Kosciusko, the adrenalin was pumping, the endorphins were flying and the beer was flowing…which is probably why I agreed to reprise my Himalayan yak impersonation for one more lap around the national park.

The very next day we once again donned backpacks, loaded up with enough camera gear to shoot a Hollywood epic and off we set on a 22km hike to a distant hut.

As the Everley Brothers would say, the road was long with many a winding turn. Personally I thought the road was VERY long with many steep winding hills but those boys didn’t think to ask me about it when they put pen to paper did they?

Sorry…I digress. Where was I?

Eventually we set eyes on a fantastic little settlers hut hidden away in a grove of old alpine gums and it was here that we made camp for the night. After the obligatory 278 photos and a roaring campfire, we settled into our sleeping bags inside the hut and drifted off to sleep.

It was around 2am when Kris felt the call of nature and wandered outside barefoot in his underpants to find a heavy frost and a minor hurricane massaging the trees. It was also around that time that we noticed the rather large gaps in the hut’s timber walls and the brisk alpine air conditioning, which had plummeted the hut into sub-zero temperatures. Ah, alpine weather…perfect one minute, Antarctic the next.

I must say it was an interesting sight watching Kris light a fire in sub-zero temperatures at 2 o’clock in the morning in his underpants. My only regret is that I don’t have a photo of it to show you but I guess some things are better left unshared.

At first light, Kris braved the icy conditions in search of another perfect photo and I happily snoozed away like a polar bear in 17 layers of clothing. Unfortunately for Kris, I also snared his sleeping bag as soon as he left the hut. When I finally woke and wandered outside I found Kris sleeping in the dirt next to an outdoor fire and 3 mountain bikers standing over him looking very perplexed indeed!

The BRT was a welcome sight as we arrived b
ack at the car park and we headed off seeking new adventures in the Victorian high country. Crossing the Murray River into Victoria we wound our way higher and higher into exciting 4WD territory - rough dirt tracks, steep inclines and steeper descents.Permit me to pause here for a moment, for I’m reminded of a little poem by the great A.B. Paterson. (Some would say he had the BRT in mind when he penned these famous lines, but I’ll let you be the judge.)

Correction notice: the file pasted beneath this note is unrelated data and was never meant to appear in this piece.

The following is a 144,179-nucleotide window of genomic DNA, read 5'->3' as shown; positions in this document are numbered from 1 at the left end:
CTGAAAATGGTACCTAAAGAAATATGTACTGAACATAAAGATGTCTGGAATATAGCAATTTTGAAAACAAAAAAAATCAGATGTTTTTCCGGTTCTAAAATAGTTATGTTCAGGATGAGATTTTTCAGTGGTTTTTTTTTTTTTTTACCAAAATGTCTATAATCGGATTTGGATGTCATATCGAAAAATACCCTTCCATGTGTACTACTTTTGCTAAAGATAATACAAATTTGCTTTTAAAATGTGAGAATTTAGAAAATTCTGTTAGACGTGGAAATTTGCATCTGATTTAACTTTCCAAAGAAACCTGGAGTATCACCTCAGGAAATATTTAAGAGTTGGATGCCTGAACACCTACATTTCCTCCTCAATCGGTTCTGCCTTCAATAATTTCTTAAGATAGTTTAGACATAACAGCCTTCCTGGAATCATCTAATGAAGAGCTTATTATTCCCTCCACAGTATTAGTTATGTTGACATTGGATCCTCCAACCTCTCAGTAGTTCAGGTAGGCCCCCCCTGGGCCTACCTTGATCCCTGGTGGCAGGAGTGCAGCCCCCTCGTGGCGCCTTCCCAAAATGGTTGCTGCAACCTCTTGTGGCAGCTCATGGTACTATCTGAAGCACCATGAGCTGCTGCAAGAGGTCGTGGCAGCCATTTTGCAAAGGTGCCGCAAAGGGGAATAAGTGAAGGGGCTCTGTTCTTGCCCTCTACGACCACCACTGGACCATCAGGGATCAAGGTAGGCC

There was movement at the station, for the word had passed around
That the big red truck from old Sawtell had got away,
And had joined the wild bush 4WD’s…

It’s here dear readers that this tale turns to woe, for it was in the high country that the BRT met it’s nemesis, a legend in these parts that goes by the name of Billy Goat Bluff.

Billy Goat is a rather steep rocky track that has tempted 4WD enthusiasts to its challenging route and tantalising summit views for generations. Now here we stood face to face with old Billy, Kris drooling with excitement at the thought of tackling its rocky track, and me gripping the seat in terror at the thought of tackling the m
ountain in front of us.

So off we went, onwards and upwards we nudged ever higher into the stratosphere, clinging precariously to the side of old Billy, the BRT revving contently like a suped-up Torana in a Sydney street race…

then CRUNCH!...

I’m no expert here but I can tell you with certainty that when you combine lengthy U-bolts on a 3 tonne truck with a large rock ledge, more often than not the rock ledge will come out on top.

Match statistics

Score: Rock ledge - 1, BRT - 0

U-bolts: bent
Suspension: stuffed

BRT: injured

Driver: cranky

Passenger: holy shit!

Fortunately for us, we had coincidentally stumbled across a bunch of Victorian 4WD experts the previous day, and like knights in dusty 4WD’s they now charged to our rescue. Limping back to camp we were greeted by a triage team
at a hastily erected 4WD emergency hospital. Within minutes this expert medical team had hoisted the BRT onto logs, inspected its underside, diagnosed the problem, operated on the offending part and bandaged the BRT back together again. Boy did these guys know or thing or five about cars!

Suddenly I found myself submerged in a sub-culture of U-bolts, springs and after-market suspension. It’s a world of Toyota versus Nissan, of All Terrains versus Mud Larks, a world where mild mannered family men try to out-flex each other in 4WD flexing competitions!

These wonderful people not only attended to o
ur wounded car, they took us in like little orphaned kids, patched us up, dusted us off, and took us on what I personally thought were “I think I need to change my undies now” 4WD tracks.

So to all the crew from Talbotville – here is a massive thank you from the bottom of our hearts for welcoming us into your circle. There will always be a bed, beach and a beer waiting for you if you ever venture north of the border to Sawtell.

But we must make particular mention here of Gary, our chief surgeon and saviour, who took us back to his home, fed and watered us, coordinated
mechanical repairs, played tour guide, and turned us into guitar heroes! To both Gary and Karen - words can’t express how grateful we are for your overwhelming generosity, time, patience and hospitality. We really don’t know where we’d be without you.

And finally to old man Billy, you may have won the first round my friend, but we’ll be back. Until then, the BRT story continues.

Oh, and about that sequined g-string…